Tuesday's non-debate revealed America's great divide
Students of American history who watched the Trump-Biden "debate" might well have felt a sense of déjà vu.
America has been there, done that.
On May 22, 1856, Rep. Preston Brooks of South Carolina stormed into the old Senate chambers where Senator Charles Sumner of Massachusetts was fiddling around with copies of his famous anti-slavery speech, "Crime against Kansas." Brooks took out a metal, tipped cane and summarily beat the unsuspecting Senator Sumner unconscious.
Brooks canes Sumner (Graphic via US Senate)
Brooks's attack trenchantly signified that the long debate about slavery was pretty much over. It was a sign that the nation's great deliberative body was beyond deliberation when it came to slavery. Though the issue remained front and center for more years, the endless discussions over slavery and political solutions like the Compromise of 1850 carefully crafted by Henry Clay became almost pointless. Pro- and anti-slavery factions and pro- and anti-Union states were left to duel it out in the Civil War. Absolutely opposed viewpoints over two main issues meant that the entire nation was at loggerheads.
America once again finds itself divided into two irreconcilable camps over two irreconcilable issues: the continuance of a constitutionally based Republic and the human rights issue of abortion. The shouting match termed a "debate" revealed the irreconcilable divide as surely as the riots in our streets have demonstrated the end of dialogue between polar opposites concerning governance and law.
Will the constitutional Republic stand, or will it be fundamentally transformed into a socialist state or states? Will the definition of a human being include the unborn, or will human beings, as in the Dred Scott case, continue to be only partly human as the law defines humanity and as regulations vary from state to state?
Because of diametrically opposed worldviews — the one with remnants of the Judeo-Christian ethic and the other a radically secular leftism — America's fractured political parties have moved beyond debate, beyond reason to emotion, beyond formerly core understandings about human life and governance.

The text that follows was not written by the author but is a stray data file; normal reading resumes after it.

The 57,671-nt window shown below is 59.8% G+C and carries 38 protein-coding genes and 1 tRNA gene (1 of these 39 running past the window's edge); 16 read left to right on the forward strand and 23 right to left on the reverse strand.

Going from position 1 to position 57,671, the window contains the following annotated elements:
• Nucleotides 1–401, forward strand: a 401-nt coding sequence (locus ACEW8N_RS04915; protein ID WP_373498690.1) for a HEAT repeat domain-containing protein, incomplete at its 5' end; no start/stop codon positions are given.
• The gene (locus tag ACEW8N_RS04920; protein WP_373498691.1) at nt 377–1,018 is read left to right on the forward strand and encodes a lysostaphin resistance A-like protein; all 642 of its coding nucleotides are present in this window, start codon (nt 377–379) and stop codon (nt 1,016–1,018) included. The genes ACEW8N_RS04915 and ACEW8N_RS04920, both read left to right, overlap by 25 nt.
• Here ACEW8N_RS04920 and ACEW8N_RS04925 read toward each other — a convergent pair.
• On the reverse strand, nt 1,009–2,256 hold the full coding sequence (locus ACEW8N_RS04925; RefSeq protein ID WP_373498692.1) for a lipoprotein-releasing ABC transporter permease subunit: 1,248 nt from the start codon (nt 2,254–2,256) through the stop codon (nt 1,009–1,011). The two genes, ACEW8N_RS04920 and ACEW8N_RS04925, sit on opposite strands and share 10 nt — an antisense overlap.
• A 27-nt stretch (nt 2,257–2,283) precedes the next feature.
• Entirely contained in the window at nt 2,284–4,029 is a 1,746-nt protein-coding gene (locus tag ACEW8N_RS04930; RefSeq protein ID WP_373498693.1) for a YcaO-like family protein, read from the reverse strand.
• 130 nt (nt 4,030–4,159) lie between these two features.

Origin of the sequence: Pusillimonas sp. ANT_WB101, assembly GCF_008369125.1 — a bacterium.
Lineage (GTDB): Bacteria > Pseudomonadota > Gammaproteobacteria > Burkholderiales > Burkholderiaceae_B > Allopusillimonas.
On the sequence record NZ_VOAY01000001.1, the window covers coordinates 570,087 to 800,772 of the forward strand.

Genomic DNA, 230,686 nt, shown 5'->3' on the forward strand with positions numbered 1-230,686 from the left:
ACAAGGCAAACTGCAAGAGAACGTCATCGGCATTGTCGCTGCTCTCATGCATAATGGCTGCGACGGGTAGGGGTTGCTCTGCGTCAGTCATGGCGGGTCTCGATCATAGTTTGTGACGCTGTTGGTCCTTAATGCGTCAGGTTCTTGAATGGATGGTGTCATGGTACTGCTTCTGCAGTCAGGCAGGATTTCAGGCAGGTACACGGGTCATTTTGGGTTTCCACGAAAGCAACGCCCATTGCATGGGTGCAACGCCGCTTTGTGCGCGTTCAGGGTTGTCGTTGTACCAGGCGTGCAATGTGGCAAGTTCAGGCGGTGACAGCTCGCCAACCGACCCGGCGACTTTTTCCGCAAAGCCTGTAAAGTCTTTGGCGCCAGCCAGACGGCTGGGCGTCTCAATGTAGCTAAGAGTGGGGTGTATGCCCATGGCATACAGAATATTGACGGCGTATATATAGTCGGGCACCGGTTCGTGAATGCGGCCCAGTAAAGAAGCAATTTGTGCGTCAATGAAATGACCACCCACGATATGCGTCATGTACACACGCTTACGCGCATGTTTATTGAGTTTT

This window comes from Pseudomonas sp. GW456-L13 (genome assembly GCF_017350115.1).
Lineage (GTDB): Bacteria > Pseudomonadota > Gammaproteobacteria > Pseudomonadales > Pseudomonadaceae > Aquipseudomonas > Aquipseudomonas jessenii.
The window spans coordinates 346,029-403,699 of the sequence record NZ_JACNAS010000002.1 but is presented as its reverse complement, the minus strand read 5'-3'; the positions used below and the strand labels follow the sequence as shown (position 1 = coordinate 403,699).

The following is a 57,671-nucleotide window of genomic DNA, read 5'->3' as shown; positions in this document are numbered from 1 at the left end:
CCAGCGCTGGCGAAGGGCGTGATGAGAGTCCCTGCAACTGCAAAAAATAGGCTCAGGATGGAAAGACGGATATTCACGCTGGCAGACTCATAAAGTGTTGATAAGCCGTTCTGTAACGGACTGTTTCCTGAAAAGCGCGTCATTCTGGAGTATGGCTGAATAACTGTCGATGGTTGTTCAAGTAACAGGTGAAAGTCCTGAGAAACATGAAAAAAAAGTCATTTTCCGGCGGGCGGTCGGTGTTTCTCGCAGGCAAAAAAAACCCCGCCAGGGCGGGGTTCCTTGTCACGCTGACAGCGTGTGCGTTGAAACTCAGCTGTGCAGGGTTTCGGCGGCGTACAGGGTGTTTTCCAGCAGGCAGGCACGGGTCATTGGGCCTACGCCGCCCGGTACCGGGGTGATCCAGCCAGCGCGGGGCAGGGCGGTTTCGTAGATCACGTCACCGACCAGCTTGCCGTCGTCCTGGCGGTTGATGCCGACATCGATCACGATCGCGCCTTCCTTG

Abraham Lincoln wrote about the great divide of his times in his famous "A House Divided" speech, given in 1858.
Addressing the Convention, he commented on the unceasing agitation accompanying the issue of slavery, saying the unrest would not cease until the matter was resolved one way or another: "it will not cease, until a crisis shall have been reached, and passed. A house divided against itself cannot stand."
I believe this government cannot endure, permanently half slave and half free. I do not expect the Union to be dissolved — I do not expect the house to fall — but I do expect it will cease to be divided.
It will become all one thing or all the other.
Observers of the debate Tuesday could see the differences between Trump and Biden clearly. They could see two representatives with differing foundational beliefs about the nation and human rights. Their viewpoints were so clearly opposite there is no longer an excuse to pretend their beliefs can be debated, much less subjected to compromise.
In short, the shouting duel that commenced and continued throughout the evening revealed the great and irreconcilable divide.
The only thing missing was the cane.
Fay Voshell may be reached at firstname.lastname@example.org.